A Rails/Django Comparison

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Alan Green

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Nov 13, 2006, 7:54:33 PM11/13/06
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Greetings fellow Djangonauts,

Later this year, at the Open Source Developer's Conference in
Melbourne, Australia, Ben Askins and I will be presenting a paper
comparing Rails and Django.

The paper is currently available on Google docs:
http://docs.google.com/View?docid=dcn8282p_1hg4sr9

Prior to the presentation, we're collecting feedback, so if you have
any, please email Ben or I at the address at the bottom of the paper.
Spoiler: the conclusion is that there's not much to choose between the
two frameworks.

More information on OSDC is available at: http://www.osdc.com.au/

Cheers,

Alan.
--
Alan Green
al...@bright-green.com - http://bright-green.com

David Sissitka

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Nov 13, 2006, 8:42:31 PM11/13/06
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Good read, nice to see that there isn't a clear bias. A few thoughts:

1) First glimpse in to the Rails code and I've found a breakpoint (ReadersController.edit), that and the lack of image uploading functionality makes me question competence of the Rails developer.

The remaining are preference, a lot of people will probably disagree with me here.

2) It would have been nice had the playing field been more level, if both of them had spent the same amount of time with their repsective framework.
3) It doesn't mention anything about the Django programmer's prior Python experience or the Rails programmer's prior Ruby experience.

-David Sissitka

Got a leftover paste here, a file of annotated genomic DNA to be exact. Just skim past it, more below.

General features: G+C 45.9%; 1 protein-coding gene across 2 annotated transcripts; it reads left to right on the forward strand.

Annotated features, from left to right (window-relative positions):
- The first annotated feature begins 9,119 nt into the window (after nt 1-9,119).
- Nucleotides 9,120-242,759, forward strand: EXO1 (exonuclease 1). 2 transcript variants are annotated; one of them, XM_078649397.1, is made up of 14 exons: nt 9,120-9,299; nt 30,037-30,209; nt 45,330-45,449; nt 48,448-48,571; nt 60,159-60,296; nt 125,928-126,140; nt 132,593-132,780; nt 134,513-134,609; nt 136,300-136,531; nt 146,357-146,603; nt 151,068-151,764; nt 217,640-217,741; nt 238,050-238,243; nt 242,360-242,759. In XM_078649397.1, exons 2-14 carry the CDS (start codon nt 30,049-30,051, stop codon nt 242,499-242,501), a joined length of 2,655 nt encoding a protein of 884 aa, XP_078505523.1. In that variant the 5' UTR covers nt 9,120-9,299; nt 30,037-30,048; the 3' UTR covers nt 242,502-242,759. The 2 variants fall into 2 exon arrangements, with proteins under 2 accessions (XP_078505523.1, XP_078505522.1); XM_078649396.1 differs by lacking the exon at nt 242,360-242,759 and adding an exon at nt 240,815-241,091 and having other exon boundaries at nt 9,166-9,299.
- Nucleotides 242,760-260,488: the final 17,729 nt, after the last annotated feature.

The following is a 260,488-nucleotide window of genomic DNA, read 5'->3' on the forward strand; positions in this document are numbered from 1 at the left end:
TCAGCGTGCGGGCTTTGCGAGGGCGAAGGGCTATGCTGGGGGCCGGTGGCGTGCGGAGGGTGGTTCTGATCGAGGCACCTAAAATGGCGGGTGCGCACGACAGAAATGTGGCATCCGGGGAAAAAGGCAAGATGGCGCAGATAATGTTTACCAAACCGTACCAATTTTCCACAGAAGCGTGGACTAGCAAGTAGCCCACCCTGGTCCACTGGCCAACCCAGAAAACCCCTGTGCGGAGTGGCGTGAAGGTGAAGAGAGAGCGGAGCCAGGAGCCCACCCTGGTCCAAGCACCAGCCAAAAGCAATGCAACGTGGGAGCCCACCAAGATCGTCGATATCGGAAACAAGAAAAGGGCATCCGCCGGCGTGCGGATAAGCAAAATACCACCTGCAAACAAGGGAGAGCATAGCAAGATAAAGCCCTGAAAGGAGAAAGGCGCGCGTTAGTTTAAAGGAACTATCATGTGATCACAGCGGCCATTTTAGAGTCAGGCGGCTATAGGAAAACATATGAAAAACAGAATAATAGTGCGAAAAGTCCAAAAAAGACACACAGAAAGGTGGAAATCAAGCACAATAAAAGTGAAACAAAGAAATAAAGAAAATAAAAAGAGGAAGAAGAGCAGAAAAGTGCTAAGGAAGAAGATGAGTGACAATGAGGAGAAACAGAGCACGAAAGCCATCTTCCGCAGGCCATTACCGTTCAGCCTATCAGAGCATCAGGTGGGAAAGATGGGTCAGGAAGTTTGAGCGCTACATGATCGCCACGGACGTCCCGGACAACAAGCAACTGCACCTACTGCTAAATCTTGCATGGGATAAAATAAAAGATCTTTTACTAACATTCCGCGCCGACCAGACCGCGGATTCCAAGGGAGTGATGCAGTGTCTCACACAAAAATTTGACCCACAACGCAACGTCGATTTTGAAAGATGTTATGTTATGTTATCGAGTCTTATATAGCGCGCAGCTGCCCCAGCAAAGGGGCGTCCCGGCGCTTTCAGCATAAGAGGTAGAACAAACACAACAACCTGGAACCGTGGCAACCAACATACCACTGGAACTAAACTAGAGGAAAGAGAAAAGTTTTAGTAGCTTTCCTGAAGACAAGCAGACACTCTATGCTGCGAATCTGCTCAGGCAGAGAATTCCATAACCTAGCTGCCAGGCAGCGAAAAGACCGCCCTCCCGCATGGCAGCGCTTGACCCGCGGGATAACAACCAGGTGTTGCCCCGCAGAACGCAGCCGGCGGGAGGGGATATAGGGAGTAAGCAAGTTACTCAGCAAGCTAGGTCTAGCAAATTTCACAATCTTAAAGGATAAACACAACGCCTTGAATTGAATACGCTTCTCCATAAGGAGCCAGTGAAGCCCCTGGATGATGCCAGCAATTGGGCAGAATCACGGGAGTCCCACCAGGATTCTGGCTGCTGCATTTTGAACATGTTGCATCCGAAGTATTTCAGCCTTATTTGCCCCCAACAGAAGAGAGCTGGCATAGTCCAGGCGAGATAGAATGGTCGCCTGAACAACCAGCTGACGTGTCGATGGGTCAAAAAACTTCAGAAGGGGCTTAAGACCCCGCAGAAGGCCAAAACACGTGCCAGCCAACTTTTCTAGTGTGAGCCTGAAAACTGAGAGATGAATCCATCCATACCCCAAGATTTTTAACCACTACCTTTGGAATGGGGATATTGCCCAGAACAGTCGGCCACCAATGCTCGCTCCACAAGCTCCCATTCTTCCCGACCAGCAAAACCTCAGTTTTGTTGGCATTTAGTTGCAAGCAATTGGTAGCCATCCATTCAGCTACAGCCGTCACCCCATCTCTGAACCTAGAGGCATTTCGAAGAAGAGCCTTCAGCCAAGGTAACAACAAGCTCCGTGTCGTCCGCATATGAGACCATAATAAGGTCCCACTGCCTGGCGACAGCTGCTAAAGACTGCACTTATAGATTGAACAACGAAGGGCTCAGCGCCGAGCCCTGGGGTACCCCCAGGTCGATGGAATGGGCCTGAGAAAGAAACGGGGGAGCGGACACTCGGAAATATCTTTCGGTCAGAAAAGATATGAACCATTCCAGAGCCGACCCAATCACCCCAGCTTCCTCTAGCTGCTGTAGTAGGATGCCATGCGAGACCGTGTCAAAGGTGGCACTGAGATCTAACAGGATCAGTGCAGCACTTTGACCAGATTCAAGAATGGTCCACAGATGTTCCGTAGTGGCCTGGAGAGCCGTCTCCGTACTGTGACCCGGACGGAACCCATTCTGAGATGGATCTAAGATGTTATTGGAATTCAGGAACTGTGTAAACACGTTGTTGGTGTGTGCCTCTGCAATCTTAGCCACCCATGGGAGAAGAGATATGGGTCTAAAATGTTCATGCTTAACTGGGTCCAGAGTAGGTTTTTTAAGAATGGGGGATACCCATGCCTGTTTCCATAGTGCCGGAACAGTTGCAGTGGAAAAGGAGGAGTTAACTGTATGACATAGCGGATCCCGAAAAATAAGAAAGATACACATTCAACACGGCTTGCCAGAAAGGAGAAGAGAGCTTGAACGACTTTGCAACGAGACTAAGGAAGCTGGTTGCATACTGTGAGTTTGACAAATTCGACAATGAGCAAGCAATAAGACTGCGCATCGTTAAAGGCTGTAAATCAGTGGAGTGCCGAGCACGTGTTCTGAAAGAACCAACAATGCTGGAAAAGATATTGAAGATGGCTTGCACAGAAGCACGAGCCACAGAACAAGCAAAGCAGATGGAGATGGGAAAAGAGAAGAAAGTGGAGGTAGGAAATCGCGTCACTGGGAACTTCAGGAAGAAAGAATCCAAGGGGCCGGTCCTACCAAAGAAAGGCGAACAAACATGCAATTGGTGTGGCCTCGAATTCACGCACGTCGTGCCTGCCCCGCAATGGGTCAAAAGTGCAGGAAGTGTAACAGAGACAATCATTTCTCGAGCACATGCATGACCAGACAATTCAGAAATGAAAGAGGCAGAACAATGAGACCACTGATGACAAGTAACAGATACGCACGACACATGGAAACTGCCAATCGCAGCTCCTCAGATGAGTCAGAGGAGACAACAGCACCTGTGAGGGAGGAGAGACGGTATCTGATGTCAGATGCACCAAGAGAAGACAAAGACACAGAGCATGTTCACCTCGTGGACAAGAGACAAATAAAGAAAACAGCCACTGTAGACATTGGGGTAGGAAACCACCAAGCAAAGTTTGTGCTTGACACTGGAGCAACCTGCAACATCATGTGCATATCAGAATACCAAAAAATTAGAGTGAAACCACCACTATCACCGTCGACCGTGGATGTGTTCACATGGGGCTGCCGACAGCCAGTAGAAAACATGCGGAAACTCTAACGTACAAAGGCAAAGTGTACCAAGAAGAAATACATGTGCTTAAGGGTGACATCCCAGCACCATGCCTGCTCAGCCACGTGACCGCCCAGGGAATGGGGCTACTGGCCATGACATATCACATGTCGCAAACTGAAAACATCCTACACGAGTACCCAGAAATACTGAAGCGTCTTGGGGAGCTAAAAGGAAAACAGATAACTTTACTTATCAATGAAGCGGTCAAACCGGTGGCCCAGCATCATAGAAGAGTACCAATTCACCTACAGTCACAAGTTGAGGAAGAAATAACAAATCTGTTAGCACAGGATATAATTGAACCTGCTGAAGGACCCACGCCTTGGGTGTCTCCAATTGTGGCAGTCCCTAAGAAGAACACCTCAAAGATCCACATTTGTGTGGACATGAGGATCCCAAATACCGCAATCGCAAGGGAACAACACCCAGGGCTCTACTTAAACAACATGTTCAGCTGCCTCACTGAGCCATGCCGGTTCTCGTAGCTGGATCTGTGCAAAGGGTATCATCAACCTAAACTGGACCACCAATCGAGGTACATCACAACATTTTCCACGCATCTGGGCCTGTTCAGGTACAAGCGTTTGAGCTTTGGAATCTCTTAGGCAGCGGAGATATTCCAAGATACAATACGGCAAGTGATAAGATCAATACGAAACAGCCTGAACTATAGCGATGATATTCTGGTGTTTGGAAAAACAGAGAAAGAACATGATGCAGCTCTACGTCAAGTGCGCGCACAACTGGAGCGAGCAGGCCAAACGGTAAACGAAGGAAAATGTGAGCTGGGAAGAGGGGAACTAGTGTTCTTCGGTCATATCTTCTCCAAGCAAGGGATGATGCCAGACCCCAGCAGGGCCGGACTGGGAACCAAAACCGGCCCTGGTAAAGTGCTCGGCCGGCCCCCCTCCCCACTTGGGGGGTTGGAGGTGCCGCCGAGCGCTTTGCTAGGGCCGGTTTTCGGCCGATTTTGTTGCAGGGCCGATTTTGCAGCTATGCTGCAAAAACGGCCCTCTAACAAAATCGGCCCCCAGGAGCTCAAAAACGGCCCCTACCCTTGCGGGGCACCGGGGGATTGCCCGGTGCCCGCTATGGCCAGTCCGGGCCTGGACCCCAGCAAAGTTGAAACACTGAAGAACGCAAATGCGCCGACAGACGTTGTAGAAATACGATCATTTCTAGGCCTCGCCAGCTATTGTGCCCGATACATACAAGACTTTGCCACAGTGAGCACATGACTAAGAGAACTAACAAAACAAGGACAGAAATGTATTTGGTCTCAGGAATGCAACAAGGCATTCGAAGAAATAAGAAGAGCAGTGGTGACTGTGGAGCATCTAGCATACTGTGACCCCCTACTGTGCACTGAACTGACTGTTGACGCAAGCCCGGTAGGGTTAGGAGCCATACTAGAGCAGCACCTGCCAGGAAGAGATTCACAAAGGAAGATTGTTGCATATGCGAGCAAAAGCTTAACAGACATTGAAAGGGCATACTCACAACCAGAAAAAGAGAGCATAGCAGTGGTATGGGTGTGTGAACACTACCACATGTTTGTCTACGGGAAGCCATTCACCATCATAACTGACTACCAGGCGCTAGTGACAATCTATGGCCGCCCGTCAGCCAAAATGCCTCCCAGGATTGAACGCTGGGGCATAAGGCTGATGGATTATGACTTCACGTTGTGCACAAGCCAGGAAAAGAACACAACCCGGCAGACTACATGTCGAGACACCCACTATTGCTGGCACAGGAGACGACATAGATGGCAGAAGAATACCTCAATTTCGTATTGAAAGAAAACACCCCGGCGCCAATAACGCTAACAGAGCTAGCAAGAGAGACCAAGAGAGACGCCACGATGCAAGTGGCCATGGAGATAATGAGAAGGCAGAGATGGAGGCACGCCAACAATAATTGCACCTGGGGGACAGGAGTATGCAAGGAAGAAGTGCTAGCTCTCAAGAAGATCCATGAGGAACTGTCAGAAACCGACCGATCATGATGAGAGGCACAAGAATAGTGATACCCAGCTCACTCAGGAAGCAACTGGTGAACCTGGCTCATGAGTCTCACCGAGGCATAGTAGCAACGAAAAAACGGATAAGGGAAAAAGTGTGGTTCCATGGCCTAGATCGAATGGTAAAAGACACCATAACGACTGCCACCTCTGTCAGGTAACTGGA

Alan Green

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Nov 14, 2006, 6:53:39 AM11/14/06
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Hi David,

Thanks for the feedback.

On 11/14/06, David Sissitka <iai...@gmail.com> wrote:
> Good read, nice to see that there isn't a clear bias. A few thoughts:
>
> 1) First glimpse in to the Rails code and I've found a breakpoint
> (ReadersController.edit), that and the lack of image uploading functionality
> makes me question competence of the Rails developer.

Ben has added image upload, so you no longer need to question his
competence :) Code should be up in the next 24 hours or so.

> The remaining are preference, a lot of people will probably disagree with me
> here.
>
> 2) It would have been nice had the playing field been more level, if both of
> them had spent the same amount of time with their repsective framework.
> 3) It doesn't mention anything about the Django programmer's prior Python
> experience or the Rails programmer's prior Ruby experience.

Excellent point. Will fix. Thankyou.

Cheers,

Alan.

>
> -David Sissitka

Angel García Cuartero

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Nov 14, 2006, 7:13:03 AM11/14/06
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Hi there!

I found that most comparisons just don't talk about performance. It would be great to check how both frameworks deal with complex projects, not just Tada Lists... you know what I mean. :)

----- Mensaje original ----
De: Alan Green <alan....@gmail.com>
Para: django...@googlegroups.com
Enviado: martes, 14 de noviembre, 2006 1:54:33
Asunto: A Rails/Django Comparison



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Adrian Holovaty

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Nov 14, 2006, 10:38:56 AM11/14/06
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On 11/14/06, Angel García Cuartero <anhe...@yahoo.es> wrote:
> I found that most comparisons just don't talk about performance. It would be
> great to check how both frameworks deal with complex projects, not just Tada
> Lists... you know what I mean. :)

Yes. Performance. This article deliberately skims over performance,
but I'd suggest that's an important factor in people's decisions.

Another factor: the amount of good documentation. Rails has books that
cost money and skimpy free documentation, whereas Django has no
commercial books (yet) but fantastic free documentation, plus a free
book that's in the process of being finished (djangobook.com). Dozens
of people have told me this is a key Django advantage in their
experiences.

Adrian

--
Adrian Holovaty
holovaty.com | djangoproject.com

David Sissitka

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Nov 14, 2006, 11:35:23 AM11/14/06